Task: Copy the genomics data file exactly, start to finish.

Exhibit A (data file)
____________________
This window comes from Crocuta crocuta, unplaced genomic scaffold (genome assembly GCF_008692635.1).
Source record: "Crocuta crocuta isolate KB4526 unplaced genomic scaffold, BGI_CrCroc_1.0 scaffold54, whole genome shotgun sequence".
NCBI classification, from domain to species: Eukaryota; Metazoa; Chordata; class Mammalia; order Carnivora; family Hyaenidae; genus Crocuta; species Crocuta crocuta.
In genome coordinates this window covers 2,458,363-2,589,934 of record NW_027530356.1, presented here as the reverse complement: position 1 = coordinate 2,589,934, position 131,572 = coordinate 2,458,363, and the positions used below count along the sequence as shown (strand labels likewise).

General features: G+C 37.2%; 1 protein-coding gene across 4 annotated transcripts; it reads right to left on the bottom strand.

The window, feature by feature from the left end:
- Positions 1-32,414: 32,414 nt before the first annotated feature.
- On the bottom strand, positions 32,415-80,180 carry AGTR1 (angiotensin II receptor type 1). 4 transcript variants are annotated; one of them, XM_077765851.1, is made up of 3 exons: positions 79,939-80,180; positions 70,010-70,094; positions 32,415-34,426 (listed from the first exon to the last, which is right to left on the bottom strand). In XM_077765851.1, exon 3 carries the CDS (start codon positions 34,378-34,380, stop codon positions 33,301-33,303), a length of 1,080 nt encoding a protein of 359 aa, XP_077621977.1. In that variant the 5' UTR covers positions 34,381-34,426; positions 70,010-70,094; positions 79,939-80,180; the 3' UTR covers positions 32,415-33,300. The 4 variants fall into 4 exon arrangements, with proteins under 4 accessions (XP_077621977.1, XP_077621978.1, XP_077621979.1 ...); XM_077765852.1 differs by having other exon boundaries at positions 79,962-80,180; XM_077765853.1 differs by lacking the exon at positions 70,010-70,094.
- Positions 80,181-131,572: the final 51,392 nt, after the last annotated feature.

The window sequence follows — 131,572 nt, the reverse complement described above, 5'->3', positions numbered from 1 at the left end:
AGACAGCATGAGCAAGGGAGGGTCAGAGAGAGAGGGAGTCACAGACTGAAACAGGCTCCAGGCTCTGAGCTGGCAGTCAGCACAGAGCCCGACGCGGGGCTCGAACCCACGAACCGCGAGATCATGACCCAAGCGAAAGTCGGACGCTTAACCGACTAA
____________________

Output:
This window comes from Crocuta crocuta, unplaced genomic scaffold (genome assembly GCF_008692635.1).
Source record: "Crocuta crocuta isolate KB4526 unplaced genomic scaffold, BGI_CrCroc_1.0 scaffold54, whole genome shotgun sequence".
NCBI classification, from domain to species: Eukaryota; Metazoa; Chordata; class Mammalia; order Carnivora; family Hyaenidae; genus Crocuta; species Crocuta crocuta.
In genome coordinates this window covers 2,458,363-2,589,934 of record NW_027530356.1, presented here as the reverse complement: position 1 = coordinate 2,589,934, position 131,572 = coordinate 2,458,363, and the positions used below count along the sequence as shown (strand labels likewise).

General features: G+C 37.2%; 1 protein-coding gene across 4 annotated transcripts; it reads right to left on the bottom strand.

The window, feature by feature from the left end:
- Positions 1-32,414: 32,414 nt before the first annotated feature.
- On the bottom strand, positions 32,415-80,180 carry AGTR1 (angiotensin II receptor type 1). 4 transcript variants are annotated; one of them, XM_077765851.1, is made up of 3 exons: positions 79,939-80,180; positions 70,010-70,094; positions 32,415-34,426 (listed from the first exon to the last, which is right to left on the bottom strand). In XM_077765851.1, exon 3 carries the CDS (start codon positions 34,378-34,380, stop codon positions 33,301-33,303), a length of 1,080 nt encoding a protein of 359 aa, XP_077621977.1. In that variant the 5' UTR covers positions 34,381-34,426; positions 70,010-70,094; positions 79,939-80,180; the 3' UTR covers positions 32,415-33,300. The 4 variants fall into 4 exon arrangements, with proteins under 4 accessions (XP_077621977.1, XP_077621978.1, XP_077621979.1 ...); XM_077765852.1 differs by having other exon boundaries at positions 79,962-80,180; XM_077765853.1 differs by lacking the exon at positions 70,010-70,094.
- Positions 80,181-131,572: the final 51,392 nt, after the last annotated feature.

The window sequence follows — 131,572 nt, the reverse complement described above, 5'->3', positions numbered from 1 at the left end:
AGACAGCATGAGCAAGGGAGGGTCAGAGAGAGAGGGAGTCACAGACTGAAACAGGCTCCAGGCTCTGAGCTGGCAGTCAGCACAGAGCCCGACGCGGGGCTCGAACCCACGAACCGCGAGATCATGACCCAAGCGAAAGTCGGACGCTTAACCGACTAA